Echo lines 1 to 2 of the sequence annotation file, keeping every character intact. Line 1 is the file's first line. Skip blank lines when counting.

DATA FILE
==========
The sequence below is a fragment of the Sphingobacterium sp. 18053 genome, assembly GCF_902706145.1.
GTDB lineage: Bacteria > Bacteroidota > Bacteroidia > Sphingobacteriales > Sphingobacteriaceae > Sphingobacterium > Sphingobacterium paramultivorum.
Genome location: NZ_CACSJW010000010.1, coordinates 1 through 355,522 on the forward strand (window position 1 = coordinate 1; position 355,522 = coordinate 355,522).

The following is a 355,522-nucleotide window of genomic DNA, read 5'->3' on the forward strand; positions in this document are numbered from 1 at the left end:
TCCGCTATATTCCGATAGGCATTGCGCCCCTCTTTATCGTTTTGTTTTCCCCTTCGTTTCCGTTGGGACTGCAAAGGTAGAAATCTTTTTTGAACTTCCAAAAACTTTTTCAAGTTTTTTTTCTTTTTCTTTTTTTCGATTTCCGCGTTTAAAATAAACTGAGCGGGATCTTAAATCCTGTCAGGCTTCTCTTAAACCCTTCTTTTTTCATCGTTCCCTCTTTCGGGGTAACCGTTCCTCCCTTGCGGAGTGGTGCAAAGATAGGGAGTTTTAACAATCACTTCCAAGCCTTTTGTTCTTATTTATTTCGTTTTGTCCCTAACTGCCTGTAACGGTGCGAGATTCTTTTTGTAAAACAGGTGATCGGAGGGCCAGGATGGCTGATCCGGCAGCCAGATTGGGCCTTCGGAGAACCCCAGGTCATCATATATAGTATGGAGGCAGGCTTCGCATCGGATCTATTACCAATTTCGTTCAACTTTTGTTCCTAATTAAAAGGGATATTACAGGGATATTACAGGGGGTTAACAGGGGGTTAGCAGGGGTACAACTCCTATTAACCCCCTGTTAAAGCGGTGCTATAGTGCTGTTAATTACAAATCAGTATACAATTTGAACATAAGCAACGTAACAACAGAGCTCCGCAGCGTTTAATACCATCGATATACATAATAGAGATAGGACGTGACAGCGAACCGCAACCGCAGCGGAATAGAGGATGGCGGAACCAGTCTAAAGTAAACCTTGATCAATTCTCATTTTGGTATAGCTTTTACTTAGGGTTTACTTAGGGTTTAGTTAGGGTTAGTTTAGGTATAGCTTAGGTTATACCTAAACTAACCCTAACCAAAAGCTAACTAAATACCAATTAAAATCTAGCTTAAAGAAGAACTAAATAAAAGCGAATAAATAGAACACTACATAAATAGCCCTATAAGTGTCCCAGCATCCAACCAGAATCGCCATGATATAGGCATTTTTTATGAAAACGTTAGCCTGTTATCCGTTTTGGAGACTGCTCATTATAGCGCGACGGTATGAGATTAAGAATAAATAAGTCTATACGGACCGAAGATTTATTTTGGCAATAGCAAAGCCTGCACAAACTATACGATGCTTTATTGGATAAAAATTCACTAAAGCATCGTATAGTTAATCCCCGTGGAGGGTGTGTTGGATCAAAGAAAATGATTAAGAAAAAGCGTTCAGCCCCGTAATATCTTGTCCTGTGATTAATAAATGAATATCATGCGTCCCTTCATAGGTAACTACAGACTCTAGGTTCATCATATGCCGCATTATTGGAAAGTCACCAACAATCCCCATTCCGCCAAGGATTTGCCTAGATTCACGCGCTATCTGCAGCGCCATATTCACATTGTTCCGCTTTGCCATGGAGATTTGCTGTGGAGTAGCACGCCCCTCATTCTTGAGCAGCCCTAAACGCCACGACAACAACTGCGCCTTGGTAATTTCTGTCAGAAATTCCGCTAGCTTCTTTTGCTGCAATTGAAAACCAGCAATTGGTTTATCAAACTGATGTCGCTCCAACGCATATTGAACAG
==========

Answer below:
The sequence below is a fragment of the Sphingobacterium sp. 18053 genome, assembly GCF_902706145.1.
GTDB lineage: Bacteria > Bacteroidota > Bacteroidia > Sphingobacteriales > Sphingobacteriaceae > Sphingobacterium > Sphingobacterium paramultivorum.